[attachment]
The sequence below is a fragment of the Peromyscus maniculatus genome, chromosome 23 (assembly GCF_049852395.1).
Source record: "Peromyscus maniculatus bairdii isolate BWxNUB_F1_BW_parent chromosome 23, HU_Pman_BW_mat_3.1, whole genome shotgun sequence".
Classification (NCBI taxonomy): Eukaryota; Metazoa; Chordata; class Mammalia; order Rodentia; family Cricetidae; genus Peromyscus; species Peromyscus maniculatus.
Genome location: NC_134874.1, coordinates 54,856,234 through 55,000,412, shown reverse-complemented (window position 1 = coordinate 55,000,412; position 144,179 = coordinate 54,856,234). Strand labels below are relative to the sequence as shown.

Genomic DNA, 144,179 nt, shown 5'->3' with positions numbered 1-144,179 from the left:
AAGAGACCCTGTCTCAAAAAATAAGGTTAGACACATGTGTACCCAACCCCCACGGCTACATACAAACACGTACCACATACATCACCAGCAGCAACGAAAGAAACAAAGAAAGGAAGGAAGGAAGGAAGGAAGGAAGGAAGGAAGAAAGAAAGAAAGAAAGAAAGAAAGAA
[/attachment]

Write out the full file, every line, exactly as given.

The sequence below is a fragment of the Peromyscus maniculatus genome, chromosome 23 (assembly GCF_049852395.1).
Source record: "Peromyscus maniculatus bairdii isolate BWxNUB_F1_BW_parent chromosome 23, HU_Pman_BW_mat_3.1, whole genome shotgun sequence".
Classification (NCBI taxonomy): Eukaryota; Metazoa; Chordata; class Mammalia; order Rodentia; family Cricetidae; genus Peromyscus; species Peromyscus maniculatus.
Genome location: NC_134874.1, coordinates 54,856,234 through 55,000,412, shown reverse-complemented (window position 1 = coordinate 55,000,412; position 144,179 = coordinate 54,856,234). Strand labels below are relative to the sequence as shown.

Genomic DNA, 144,179 nt, shown 5'->3' with positions numbered 1-144,179 from the left:
AAGAGACCCTGTCTCAAAAAATAAGGTTAGACACATGTGTACCCAACCCCCACGGCTACATACAAACACGTACCACATACATCACCAGCAGCAACGAAAGAAACAAAGAAAGGAAGGAAGGAAGGAAGGAAGGAAGGAAGGAAGAAAGAAAGAAAGAAAGAAAGAAAGAA